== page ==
However, one of those “yes” votes, Councilmember Kshama Sawant, voted “no” on a separate package of amendments to the city’s comprehensive plan because they did not include “developer impact fees,” which some cities levy on housing developers to offset the toll new residents create on urban infrastructure like roads and sewers. One reason such fees are controversial is that they imply that new housing has a negative impact on the city, without considering the positive impacts (such as reduced traffic congestion, less sprawl, and more customers for local businesses) of dense, vibrant neighborhoods.
Since the city can’t pass developer impact fees until they’re included in the comprehensive plan, Sawant said, the vote to approve the amendments “means that we need to wait another year to make big developers pay for the impacts they have on our city infrastructure and for the profits they make without paying even this minimum of compensation for the city’s working people.” During the 2020 budget deliberations, Sawant joined her colleague Councilmember Alex Pedersen in seeking $350,000 for a study of impact fees; although Pedersen is generally far to the right of socialist Sawant, a shared opposition to most development frequently puts them on the same side of housing-related issues.
Low-income people and people experiencing homelessness often have to wait weeks or months before getting into residential treatment—a fact that flies in the face of calls to force more people in crisis into treatment under the state’s involuntary treatment law.
3. Pioneer Human Services, which offers treatment to low-income people with substance use disorder, is closing its 50-bed Pioneer Center North facility in Skagit County next month amid an acute regional shortage of residential treatment beds for low-income people and people seeking treatment during or after serving time in jail.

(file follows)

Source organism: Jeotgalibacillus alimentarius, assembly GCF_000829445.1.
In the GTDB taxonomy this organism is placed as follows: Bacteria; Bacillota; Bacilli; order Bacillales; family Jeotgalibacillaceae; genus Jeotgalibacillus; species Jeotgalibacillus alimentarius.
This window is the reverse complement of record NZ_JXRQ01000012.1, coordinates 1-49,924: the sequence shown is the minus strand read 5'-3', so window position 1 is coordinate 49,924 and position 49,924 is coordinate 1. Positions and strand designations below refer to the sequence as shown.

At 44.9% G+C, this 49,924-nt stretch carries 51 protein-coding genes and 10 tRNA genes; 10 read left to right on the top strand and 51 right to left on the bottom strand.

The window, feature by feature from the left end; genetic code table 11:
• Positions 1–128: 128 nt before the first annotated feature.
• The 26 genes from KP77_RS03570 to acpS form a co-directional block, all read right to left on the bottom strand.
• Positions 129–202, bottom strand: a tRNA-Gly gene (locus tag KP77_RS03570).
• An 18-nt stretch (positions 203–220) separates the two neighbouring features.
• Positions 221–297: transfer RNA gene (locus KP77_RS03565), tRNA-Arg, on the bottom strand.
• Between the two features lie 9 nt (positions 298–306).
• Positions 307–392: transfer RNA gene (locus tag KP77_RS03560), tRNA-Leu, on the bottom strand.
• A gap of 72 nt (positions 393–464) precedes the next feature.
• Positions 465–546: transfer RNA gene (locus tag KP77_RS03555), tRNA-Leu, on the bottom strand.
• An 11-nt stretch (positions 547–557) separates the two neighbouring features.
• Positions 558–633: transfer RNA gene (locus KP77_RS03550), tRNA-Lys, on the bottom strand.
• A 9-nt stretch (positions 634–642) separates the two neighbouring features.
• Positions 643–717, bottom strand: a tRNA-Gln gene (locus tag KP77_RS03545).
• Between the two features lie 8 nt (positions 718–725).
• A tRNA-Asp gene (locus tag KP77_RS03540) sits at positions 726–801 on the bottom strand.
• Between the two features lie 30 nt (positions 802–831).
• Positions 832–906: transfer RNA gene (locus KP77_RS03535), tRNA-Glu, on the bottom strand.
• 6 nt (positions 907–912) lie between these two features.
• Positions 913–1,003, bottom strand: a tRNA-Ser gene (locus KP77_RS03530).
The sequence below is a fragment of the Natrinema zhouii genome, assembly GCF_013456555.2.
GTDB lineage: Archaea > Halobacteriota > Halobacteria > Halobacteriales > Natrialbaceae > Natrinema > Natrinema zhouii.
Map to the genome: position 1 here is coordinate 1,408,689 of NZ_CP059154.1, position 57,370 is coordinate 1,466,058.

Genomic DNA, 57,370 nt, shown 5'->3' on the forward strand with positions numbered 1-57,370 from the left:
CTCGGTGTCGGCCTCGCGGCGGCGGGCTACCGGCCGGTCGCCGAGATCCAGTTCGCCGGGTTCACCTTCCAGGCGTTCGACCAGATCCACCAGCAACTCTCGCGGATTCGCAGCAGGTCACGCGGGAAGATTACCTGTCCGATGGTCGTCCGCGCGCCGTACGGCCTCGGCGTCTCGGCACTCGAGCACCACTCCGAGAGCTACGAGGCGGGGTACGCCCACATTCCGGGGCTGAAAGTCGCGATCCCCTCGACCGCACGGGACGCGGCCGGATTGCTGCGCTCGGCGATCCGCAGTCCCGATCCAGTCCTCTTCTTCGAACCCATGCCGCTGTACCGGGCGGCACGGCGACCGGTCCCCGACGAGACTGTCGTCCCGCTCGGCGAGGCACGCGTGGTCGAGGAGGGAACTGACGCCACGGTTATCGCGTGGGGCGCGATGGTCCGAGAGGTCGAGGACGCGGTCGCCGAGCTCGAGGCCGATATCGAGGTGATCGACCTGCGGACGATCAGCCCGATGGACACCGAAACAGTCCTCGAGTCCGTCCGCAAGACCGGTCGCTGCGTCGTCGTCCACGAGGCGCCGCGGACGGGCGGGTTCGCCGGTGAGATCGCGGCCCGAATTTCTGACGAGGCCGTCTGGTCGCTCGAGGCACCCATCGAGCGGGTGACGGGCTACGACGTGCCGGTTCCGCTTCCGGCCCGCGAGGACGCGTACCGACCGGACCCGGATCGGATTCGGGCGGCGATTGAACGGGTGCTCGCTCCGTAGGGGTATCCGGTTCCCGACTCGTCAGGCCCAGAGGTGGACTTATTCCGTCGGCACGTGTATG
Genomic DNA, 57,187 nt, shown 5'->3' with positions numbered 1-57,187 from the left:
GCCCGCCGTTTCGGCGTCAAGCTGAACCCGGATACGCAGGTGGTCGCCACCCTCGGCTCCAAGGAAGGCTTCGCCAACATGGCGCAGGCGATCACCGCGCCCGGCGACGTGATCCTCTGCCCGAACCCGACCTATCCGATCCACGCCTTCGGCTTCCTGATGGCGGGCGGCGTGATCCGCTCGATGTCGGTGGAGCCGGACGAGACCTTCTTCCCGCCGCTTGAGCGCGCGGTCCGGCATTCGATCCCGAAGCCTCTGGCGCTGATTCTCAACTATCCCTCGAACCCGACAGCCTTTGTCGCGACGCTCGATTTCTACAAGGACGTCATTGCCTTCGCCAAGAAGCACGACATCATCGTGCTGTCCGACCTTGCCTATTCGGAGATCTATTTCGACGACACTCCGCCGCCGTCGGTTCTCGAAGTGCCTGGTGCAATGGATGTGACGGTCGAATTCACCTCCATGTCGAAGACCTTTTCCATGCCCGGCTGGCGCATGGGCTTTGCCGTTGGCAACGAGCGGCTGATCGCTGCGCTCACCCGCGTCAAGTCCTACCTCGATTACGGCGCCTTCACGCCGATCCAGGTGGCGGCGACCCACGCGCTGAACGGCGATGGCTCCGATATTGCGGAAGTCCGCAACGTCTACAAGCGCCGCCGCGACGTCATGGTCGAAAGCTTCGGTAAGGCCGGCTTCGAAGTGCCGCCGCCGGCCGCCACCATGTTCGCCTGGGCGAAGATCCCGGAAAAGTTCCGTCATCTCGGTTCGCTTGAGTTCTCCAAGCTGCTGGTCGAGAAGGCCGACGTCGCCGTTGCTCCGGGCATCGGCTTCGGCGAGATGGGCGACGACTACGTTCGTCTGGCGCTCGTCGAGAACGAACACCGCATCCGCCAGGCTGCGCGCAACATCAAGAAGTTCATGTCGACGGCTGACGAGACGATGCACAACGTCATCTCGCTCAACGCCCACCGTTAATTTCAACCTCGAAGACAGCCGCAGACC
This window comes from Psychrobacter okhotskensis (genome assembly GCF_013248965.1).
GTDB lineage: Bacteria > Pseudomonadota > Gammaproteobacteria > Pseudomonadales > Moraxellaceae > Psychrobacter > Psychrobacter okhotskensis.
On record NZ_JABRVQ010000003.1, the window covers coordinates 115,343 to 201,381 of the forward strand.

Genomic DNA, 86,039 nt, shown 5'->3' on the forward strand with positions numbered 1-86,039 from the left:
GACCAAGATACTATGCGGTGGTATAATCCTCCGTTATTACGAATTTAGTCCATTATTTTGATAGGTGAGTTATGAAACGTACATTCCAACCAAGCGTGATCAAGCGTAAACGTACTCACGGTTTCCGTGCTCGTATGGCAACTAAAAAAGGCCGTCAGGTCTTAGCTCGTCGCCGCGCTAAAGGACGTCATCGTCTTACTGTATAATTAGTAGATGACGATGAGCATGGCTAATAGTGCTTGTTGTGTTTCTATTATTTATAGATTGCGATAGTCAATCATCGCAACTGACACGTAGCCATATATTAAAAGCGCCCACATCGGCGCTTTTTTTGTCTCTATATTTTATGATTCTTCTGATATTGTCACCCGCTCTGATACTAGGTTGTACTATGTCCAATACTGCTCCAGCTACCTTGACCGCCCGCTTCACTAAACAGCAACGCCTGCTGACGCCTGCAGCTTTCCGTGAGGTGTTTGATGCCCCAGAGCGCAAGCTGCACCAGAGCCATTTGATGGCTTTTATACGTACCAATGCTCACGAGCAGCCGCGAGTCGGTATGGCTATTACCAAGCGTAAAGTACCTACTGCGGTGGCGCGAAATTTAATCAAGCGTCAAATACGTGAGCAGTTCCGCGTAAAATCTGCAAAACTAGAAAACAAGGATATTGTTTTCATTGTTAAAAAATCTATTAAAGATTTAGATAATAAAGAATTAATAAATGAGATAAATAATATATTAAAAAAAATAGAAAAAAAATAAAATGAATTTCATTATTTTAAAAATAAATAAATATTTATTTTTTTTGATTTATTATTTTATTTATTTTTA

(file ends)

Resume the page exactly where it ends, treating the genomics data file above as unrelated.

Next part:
According to agency spokeswoman Nanette Sorich, there were a number of reasons for the “difficult decision,” including the fact that “the building has been operating on a short-term lease and the facility is past its useful life. Additionally, like many behavioral health providers, we have faced significant challenges with staffing and these labor force shortages have become more acute over time,” Sorich said.
The Sedro-Wooley inpatient clinic had 77 beds before the pandemic. Pioneer Human Services will now refer potential clients to its other clinics in Everett and Spokane, Sorich said.
Low-income people and people experiencing homelessness often have to wait weeks or months before getting into residential treatment—a fact that flies in the face of calls to force more people in crisis into treatment under the state’s involuntary treatment law. Since 2018, King County has lost more than 110 residential treatment beds and is now down to 244 beds countywide. A countywide levy, on the ballot next April, would restore the number of residential beds in King County to 2018 levels; the bulk of the $1.25 billion proposal would go toward five new walk-in crisis stabilization centers across the county.
I’ve been advocating for reforming Seattle’s design review process, in which appointed boards impose aesthetic requirements (and delays) on dense new housing, since 2016. I’ve attended many hours-long design review meetings, hosted lunch-and-learns about this gate-kept and arcane process, and created user-friendly advocacy documents to help community members participate in the process. But design review is irreparably broken. It’s a way to object to new neighbors, not an opportunity to make neighborhoods better.
The city appears to agree: In 2013, the Department of Construction and Inspections recommended simplifying the process in response to public feedback. “Most complaints [during public comment for design review] are NIMBY-ism,” one focus group participant put it.